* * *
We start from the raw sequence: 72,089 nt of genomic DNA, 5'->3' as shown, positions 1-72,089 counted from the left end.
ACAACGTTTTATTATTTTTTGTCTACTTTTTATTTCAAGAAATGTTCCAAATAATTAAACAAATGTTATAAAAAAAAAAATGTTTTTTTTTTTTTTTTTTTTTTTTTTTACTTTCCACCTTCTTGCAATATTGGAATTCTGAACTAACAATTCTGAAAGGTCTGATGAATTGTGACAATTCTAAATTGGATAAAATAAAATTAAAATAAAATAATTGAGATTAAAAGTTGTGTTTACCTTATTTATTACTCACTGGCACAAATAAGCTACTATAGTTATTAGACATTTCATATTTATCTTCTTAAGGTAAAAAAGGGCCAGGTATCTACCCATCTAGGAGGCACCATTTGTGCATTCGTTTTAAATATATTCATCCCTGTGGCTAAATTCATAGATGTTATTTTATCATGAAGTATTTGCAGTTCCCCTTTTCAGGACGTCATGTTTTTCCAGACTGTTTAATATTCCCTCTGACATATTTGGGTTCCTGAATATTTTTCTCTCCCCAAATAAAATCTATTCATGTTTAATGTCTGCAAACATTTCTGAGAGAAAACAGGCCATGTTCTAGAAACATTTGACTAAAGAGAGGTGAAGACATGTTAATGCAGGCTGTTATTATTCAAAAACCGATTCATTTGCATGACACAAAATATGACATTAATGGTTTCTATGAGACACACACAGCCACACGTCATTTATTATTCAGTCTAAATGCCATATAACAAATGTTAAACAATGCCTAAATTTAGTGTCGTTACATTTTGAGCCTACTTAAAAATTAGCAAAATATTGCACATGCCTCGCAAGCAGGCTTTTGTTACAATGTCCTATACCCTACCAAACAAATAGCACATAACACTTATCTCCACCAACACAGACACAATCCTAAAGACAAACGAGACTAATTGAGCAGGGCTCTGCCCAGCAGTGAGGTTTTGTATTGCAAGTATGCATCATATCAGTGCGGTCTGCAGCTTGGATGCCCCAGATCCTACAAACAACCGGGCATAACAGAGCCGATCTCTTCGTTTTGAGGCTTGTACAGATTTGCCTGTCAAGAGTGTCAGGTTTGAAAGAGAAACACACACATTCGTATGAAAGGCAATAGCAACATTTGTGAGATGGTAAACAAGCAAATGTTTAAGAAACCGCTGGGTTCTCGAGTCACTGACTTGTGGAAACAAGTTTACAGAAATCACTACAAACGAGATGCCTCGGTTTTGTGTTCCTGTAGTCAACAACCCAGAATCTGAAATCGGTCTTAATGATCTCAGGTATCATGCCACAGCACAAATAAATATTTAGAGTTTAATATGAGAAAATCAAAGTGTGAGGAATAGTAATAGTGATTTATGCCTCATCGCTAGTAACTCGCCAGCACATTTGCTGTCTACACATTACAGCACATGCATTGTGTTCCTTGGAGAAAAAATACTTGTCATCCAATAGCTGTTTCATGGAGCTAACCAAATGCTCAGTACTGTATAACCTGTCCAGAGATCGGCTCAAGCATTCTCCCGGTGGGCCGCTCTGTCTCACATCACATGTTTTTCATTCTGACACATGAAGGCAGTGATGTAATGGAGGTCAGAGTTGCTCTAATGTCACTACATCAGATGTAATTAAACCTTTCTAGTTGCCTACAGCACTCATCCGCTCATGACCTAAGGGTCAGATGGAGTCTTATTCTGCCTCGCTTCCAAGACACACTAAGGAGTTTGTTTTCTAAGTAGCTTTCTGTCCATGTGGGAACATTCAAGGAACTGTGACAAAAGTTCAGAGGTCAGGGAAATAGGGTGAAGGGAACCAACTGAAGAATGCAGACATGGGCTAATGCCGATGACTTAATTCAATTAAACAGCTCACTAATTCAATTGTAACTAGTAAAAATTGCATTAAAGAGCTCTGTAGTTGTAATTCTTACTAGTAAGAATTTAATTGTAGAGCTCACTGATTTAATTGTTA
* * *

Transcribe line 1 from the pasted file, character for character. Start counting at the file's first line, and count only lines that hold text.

We start from the raw sequence: 72,089 nt of genomic DNA, 5'->3' as shown, positions 1-72,089 counted from the left end.